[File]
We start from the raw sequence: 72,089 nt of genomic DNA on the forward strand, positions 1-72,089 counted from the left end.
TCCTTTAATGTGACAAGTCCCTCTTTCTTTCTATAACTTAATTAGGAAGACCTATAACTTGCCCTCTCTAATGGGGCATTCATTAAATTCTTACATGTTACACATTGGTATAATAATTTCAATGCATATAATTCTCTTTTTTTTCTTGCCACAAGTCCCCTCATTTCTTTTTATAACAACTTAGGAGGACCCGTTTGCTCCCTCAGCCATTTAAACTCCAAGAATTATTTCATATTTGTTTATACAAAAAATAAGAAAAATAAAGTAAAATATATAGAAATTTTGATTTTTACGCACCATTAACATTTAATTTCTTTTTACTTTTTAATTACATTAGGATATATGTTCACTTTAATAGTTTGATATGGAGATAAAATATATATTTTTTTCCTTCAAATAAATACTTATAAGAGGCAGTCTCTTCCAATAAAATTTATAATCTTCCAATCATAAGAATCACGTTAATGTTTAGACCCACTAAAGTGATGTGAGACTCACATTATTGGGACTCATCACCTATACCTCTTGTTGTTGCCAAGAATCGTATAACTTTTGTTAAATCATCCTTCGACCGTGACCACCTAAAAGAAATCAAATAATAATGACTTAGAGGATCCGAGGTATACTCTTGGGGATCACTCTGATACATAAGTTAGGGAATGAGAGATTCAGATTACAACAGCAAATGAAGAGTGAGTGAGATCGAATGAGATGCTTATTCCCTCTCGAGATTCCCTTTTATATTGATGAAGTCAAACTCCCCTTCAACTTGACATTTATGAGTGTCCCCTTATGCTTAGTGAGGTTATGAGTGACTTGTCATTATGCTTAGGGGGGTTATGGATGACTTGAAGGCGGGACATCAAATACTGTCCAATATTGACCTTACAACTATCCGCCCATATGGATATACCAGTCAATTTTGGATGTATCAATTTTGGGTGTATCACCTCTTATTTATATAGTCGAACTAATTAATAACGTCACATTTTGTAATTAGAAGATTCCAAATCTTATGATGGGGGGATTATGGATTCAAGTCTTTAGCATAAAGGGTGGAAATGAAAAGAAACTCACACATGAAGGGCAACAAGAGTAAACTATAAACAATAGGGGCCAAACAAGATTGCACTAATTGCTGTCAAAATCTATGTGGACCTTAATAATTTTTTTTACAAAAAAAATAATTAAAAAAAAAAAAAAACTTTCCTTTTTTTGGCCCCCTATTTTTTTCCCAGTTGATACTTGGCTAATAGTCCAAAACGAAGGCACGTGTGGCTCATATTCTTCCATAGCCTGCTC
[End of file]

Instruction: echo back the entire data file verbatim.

We start from the raw sequence: 72,089 nt of genomic DNA on the forward strand, positions 1-72,089 counted from the left end.
TCCTTTAATGTGACAAGTCCCTCTTTCTTTCTATAACTTAATTAGGAAGACCTATAACTTGCCCTCTCTAATGGGGCATTCATTAAATTCTTACATGTTACACATTGGTATAATAATTTCAATGCATATAATTCTCTTTTTTTTCTTGCCACAAGTCCCCTCATTTCTTTTTATAACAACTTAGGAGGACCCGTTTGCTCCCTCAGCCATTTAAACTCCAAGAATTATTTCATATTTGTTTATACAAAAAATAAGAAAAATAAAGTAAAATATATAGAAATTTTGATTTTTACGCACCATTAACATTTAATTTCTTTTTACTTTTTAATTACATTAGGATATATGTTCACTTTAATAGTTTGATATGGAGATAAAATATATATTTTTTTCCTTCAAATAAATACTTATAAGAGGCAGTCTCTTCCAATAAAATTTATAATCTTCCAATCATAAGAATCACGTTAATGTTTAGACCCACTAAAGTGATGTGAGACTCACATTATTGGGACTCATCACCTATACCTCTTGTTGTTGCCAAGAATCGTATAACTTTTGTTAAATCATCCTTCGACCGTGACCACCTAAAAGAAATCAAATAATAATGACTTAGAGGATCCGAGGTATACTCTTGGGGATCACTCTGATACATAAGTTAGGGAATGAGAGATTCAGATTACAACAGCAAATGAAGAGTGAGTGAGATCGAATGAGATGCTTATTCCCTCTCGAGATTCCCTTTTATATTGATGAAGTCAAACTCCCCTTCAACTTGACATTTATGAGTGTCCCCTTATGCTTAGTGAGGTTATGAGTGACTTGTCATTATGCTTAGGGGGGTTATGGATGACTTGAAGGCGGGACATCAAATACTGTCCAATATTGACCTTACAACTATCCGCCCATATGGATATACCAGTCAATTTTGGATGTATCAATTTTGGGTGTATCACCTCTTATTTATATAGTCGAACTAATTAATAACGTCACATTTTGTAATTAGAAGATTCCAAATCTTATGATGGGGGGATTATGGATTCAAGTCTTTAGCATAAAGGGTGGAAATGAAAAGAAACTCACACATGAAGGGCAACAAGAGTAAACTATAAACAATAGGGGCCAAACAAGATTGCACTAATTGCTGTCAAAATCTATGTGGACCTTAATAATTTTTTTTACAAAAAAAATAATTAAAAAAAAAAAAAAACTTTCCTTTTTTTGGCCCCCTATTTTTTTCCCAGTTGATACTTGGCTAATAGTCCAAAACGAAGGCACGTGTGGCTCATATTCTTCCATAGCCTGCTC